Flagler College graduate Jonathan Sterling enjoying life as NBA official
Flagler College graduate Jonathan Sterling is in his first year as a NBA official. No one knows the grind better than his wife, Lauren Holtkamp, the only woman currently officiating NBA contests.
Their hoop dreams were not big enough to envision their basketball reality.
Jonathan Sterling and Lauren Holtkamp aspired to play the game at a very high level.
And they did. But, once their collegiate careers ended, the love affair with the sport did not.
“My dream growing up was player, player, player,” Sterling said. “That’s all I did. That’s all I wanted to do. I dreamt, slept and ate basketball. I wanted to be the best player in the county and the conference. I had a pretty successful career at Satellite. (I never dreamed of making the NBA) as a referee.”
It’s through the game, the two met each other. Basketball is also the reason the two NBA officials rarely see each other.
Welcome to the family
Sterling, 35, is a Flagler College graduate who is in his first season officiating some of the best athletes on the planet. Four months before Sterling officiated his first NBA game, he and Holtkamp married each other in Mexico.
Years of sweat equity in local gyms, the Peach Belt Conference, Division I conferences and the NBA G League led to the conversation with Mike Bantom, the NBA’s executive vice president of referee operations.
“When he called and offered the position on staff, we were actually out and about looking at some homes,” Sterling recalled. “I came back to Lauren and our Realtors with tears of joy on my face. They said ‘What happened?’ I said ‘I got the call.’”
Sterling’s first game was Oct. 18 in Salt Lake City. Utah beat Denver 106-96.
“Getting on the floor, throwing up the jump ball in a packed house in Utah, …that was the biggest pinch-me moment, getting that feeling of everything.”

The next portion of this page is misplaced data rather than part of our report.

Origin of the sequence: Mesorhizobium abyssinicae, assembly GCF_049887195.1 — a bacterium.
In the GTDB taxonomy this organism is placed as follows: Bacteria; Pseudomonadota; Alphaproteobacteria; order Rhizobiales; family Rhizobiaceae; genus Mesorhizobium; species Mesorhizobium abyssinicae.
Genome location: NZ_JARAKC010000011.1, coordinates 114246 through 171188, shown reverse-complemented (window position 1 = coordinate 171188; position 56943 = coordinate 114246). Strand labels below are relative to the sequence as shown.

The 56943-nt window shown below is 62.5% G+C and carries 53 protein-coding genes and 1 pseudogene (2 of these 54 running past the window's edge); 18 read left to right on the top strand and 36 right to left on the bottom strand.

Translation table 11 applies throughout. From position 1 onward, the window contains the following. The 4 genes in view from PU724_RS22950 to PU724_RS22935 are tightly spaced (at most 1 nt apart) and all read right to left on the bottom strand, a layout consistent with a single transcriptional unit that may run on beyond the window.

Sterling has officiated 30 other games since that unforgettable night in Utah. Holtkamp has officiated 42 games this season and more than 150 in her NBA career.
“Ever since we started dating, we have been traveling for this work,” Holtkamp said. “It’s our normal. It doesn’t make it easier to be apart.
“We have learned some survival skills along the way. … Thankfully, with technology we have FaceTime and video chat. In season, our friends and family really understand that if we get one night home together, we’re going to spend it together.”
Those nights are few and far between.
Traveling more than three steps
The two spent Valentine’s Day a time zone away from each other. Sterling was in the NBA Replay Center in Secaucus, New Jersey, while Holtkamp was in Chicago refereeing a game the Toronto Raptors won 122-98 to take over first place in the Eastern Conference.
Even the NBA All-Star break has not provided a respite for the two jet-setters.
Holtkamp spent her weekend officiating Mtn Dew Kickstart Rising Stars game on Friday night as well as State Farm All-Star Saturday Night.
Holtkamp, 37, is in her fourth season as a NBA official. She is the third woman to officiate a contest following in the footsteps of Dee Katner and Violet Palmer. Currently, she is the only woman officiating NBA contests.
Her success meant she was in Orlando while Sterling stood between Denver’s Paul Millsap and Utah’s Rudy Gobert providing the first tip of the 2017-18 season.
“It’s pretty amazing. You see everything in a short amount of time,” Sterling said. “It’s a day-in-day-out routine of airport, hotel, arena, repeat and dragging a bag.”
Games in Florida are infrequent; but welcomed. Orlando and Miami are the two closest NBA cities to their home in Tampa.
No place like home
Sterling, the son of an Air Force veteran, grew up in Satellite Beach, while Holtkamp is a Missourian. Tampa, the couple said, has an international airport, beaches, weather and restaurants nearby to make it the ideal place to lay down roots.
While they enjoy Tampa, their love would not have blossomed were it not for their time in St. Augustine.
Sterling moved back to the Ancient City shortly after graduating from Flagler in 2006. A few years later, when he met Holtkamp, she lived in Atlanta. Despite the distance, their dates walking along St. George Street and afternoons on the beach were cherished memories.
St. Augustine is also the city where Sterling’s officiating career began.
His first job out of college was a corporate position with McDonald’s in Richmond, Virginia. His job was less about burger flipping and more about managing and leading people — attributes he said have served him well when officiating in front of 20,000 people.
While working at McDonald’s, a classmate in his sports management program suggested Sterling referee a trio men’s league basketball game at the St. Augustine YMCA. They could make $20 a game.